Transplant Team Enrolls First U.S. Patient in Novel Lung Trial
Visionary leadership and synchronized teamwork propelled the University of Maryland Medical Center to the forefront of transplantation once again when the lung transplant team became the first in the country to use an experimental ex vivo lung perfusion technique in a clinical trial to repair donor lungs prior to transplantation. We are excited about the prospect of what this ex vivo, out-of-the-body perfusion technique could mean for our many transplant candidates who often spend years waiting for lungs to become available, says the principal investigator, Bartley P. Griffith, M.D., professor of surgery at the University of Maryland School of Medicine and chief of cardiothoracic surgery at the University of Maryland Medical Center. This research is part of our ongoing goal to develop innovative procedures and rapidly improve our patients quality of life.
The Goal: More transplantable lungs
Currently, only 15 to 20% of donor lungs are transplantable; most do not meet transplant criteria. According to the United Network of Organ Sharing, nearly 30 people in Maryland are waiting for a lung transplant. This new technique, if approved by the FDA, could increase the donor lung pool significantly and provide more transplantable lungs to the more than 1,700 candidates on the waiting list.
Our OR staff and clinical trial program managers have studied the variables of this case inside and out so that when the opportunity presented itself to use this new ex vivo technique, our team didn't miss a beat. We were able to repair the lungs to meet our high transplant standards and give this patient an option where she otherwise might have had none, says Dr. Griffith.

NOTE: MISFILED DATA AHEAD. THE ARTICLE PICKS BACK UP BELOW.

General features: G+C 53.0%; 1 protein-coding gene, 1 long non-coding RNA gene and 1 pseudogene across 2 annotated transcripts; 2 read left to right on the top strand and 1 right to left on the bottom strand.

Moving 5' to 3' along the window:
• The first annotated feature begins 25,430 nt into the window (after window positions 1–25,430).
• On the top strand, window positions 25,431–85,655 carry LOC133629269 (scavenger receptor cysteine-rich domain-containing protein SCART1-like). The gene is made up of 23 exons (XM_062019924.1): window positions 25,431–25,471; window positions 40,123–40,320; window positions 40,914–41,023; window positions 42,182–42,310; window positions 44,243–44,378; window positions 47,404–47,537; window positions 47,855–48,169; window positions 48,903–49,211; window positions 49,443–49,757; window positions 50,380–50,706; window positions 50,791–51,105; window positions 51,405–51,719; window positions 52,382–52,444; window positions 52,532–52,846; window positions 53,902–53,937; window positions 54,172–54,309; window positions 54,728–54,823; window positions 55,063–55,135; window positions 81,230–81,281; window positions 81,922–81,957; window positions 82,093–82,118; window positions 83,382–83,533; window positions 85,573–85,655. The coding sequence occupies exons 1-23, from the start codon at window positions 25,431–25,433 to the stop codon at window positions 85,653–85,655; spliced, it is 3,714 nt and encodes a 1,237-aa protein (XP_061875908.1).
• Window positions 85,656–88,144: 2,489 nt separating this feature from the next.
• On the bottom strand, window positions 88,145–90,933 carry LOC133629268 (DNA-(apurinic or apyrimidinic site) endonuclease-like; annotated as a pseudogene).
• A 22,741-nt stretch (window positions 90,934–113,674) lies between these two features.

How the process works
Lungs in this clinical trial are recovered using current donor lung retrieval techniques. Once brought to the study transplant center, the lungs are reassessed by the transplant team. The lungs are then physiologically assessed during ex vivo perfusion with STEEN Solution™ over a period of three to four hours. During this time, the transplant team evaluates abnormalities inside the lungs, oxygenation levels and overall health of the lungs. At the end of the process, the transplant team determines if the lungs meet the high standards necessary for transplantation. Studies from other sites outside the U.S. have demonstrated that the results after transplantation using this ex vivo technique were at least as good as lungs that had not required perfusion, says Griffith. These findings, plus the expertise from within our own center, give me great confidence in the future use of this ex vivo perfusion technique as an option to potentially increase our pool of transplantable lungs and reduce long wait times for our transplant candidates.
Other hospitals participating in the trial include Duke University, Columbia University Medical Center, Brigham and Women's Hospital and the University of Colorado. For more information on lung transplantation, please contact Senior Thoracic Transplant Coordinator Janine Zoch at 410-328-2948 or email@example.com.